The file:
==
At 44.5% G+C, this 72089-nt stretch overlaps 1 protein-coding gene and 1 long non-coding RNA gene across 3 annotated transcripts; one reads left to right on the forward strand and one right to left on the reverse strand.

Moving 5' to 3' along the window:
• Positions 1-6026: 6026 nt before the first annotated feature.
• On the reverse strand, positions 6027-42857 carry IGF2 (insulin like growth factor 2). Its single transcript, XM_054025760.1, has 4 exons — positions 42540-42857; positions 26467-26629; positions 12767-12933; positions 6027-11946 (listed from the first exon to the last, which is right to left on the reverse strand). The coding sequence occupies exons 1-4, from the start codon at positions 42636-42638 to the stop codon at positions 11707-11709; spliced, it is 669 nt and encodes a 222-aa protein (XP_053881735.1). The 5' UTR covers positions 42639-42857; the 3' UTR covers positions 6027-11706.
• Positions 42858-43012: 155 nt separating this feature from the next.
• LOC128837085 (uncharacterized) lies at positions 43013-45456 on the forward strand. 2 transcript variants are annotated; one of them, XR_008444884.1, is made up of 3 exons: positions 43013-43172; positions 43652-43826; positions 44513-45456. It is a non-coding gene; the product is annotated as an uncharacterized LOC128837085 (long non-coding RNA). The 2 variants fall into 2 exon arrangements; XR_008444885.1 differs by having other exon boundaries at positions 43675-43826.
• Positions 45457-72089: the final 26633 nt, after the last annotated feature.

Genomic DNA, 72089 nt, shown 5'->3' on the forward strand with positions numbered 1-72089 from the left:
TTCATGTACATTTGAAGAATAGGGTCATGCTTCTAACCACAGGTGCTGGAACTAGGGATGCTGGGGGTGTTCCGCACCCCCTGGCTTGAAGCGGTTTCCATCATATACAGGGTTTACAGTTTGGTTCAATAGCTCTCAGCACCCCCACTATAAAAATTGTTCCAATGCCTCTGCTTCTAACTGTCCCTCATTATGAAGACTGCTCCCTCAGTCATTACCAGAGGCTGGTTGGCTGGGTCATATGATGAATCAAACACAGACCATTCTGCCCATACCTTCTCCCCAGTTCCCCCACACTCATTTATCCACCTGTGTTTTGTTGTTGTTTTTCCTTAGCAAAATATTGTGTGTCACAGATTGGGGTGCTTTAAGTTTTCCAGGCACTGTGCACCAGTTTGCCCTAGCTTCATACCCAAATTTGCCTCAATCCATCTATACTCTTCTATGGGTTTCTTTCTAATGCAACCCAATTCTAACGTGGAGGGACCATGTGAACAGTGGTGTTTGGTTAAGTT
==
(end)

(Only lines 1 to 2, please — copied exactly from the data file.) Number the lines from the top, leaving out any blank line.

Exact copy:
At 44.5% G+C, this 72089-nt stretch overlaps 1 protein-coding gene and 1 long non-coding RNA gene across 3 annotated transcripts; one reads left to right on the forward strand and one right to left on the reverse strand.

Moving 5' to 3' along the window: